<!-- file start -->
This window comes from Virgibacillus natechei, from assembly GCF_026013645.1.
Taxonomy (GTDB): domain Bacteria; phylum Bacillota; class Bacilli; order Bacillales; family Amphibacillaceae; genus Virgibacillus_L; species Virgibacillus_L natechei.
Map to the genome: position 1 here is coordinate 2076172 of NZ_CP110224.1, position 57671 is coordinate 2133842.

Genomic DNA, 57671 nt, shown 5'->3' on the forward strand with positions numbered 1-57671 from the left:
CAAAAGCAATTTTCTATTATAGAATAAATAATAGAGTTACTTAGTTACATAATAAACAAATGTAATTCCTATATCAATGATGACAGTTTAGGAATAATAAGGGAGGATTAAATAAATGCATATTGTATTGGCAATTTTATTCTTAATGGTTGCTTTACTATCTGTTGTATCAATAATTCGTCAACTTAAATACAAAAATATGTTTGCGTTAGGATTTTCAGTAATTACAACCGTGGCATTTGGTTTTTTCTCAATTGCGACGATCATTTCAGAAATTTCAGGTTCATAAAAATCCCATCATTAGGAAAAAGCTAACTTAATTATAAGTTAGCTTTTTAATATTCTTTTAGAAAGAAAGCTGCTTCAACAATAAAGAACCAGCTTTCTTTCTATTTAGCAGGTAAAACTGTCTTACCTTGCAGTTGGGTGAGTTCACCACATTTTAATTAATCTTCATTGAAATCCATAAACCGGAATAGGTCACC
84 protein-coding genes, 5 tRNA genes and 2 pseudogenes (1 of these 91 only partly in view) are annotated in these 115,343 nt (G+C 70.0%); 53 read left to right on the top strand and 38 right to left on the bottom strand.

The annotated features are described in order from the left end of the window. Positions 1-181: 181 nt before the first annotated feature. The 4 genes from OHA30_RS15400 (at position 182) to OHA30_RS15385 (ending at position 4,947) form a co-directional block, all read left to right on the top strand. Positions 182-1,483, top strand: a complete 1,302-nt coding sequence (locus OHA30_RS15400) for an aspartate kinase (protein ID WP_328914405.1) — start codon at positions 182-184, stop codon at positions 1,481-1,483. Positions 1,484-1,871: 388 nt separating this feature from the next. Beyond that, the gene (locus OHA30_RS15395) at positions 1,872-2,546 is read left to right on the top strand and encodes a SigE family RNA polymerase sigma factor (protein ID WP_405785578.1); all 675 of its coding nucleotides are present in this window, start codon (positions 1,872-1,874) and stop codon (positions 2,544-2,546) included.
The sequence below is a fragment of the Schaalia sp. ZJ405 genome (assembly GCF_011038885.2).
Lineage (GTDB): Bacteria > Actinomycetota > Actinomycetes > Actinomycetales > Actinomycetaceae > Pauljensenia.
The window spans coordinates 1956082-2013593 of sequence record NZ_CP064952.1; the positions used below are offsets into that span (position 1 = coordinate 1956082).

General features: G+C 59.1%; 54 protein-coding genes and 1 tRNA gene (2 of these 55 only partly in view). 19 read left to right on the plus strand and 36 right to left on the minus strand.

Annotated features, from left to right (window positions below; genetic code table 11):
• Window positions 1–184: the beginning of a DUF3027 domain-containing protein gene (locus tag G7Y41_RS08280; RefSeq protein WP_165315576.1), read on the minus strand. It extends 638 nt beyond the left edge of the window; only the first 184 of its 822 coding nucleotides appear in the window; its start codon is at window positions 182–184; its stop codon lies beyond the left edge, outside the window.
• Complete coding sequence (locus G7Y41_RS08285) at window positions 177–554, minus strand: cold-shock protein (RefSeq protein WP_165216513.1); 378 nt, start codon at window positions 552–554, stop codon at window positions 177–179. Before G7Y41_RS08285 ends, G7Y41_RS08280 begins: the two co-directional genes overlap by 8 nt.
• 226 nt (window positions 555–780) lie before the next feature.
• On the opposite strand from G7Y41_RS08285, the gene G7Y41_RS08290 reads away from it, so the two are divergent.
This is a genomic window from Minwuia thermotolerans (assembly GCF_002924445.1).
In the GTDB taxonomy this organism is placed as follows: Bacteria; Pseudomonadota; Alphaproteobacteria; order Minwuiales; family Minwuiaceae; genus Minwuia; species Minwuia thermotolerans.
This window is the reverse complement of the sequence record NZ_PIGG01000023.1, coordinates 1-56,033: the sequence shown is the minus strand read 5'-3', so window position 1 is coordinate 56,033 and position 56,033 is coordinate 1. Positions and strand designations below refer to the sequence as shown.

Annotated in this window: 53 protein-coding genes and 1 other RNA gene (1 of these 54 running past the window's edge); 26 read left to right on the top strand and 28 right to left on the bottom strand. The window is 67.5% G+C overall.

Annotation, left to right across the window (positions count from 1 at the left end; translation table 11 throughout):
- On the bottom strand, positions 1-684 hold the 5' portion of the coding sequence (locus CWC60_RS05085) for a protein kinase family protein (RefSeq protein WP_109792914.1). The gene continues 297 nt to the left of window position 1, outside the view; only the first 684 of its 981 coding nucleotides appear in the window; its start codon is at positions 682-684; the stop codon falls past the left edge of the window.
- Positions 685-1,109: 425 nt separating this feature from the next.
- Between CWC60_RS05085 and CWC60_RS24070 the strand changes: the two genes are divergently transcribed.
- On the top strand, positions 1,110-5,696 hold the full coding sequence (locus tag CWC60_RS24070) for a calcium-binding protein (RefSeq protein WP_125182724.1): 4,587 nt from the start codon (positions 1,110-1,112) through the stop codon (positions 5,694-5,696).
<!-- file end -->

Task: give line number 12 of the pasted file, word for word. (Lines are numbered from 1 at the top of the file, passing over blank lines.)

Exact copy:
Annotated features, from left to right (window positions below; genetic code table 11):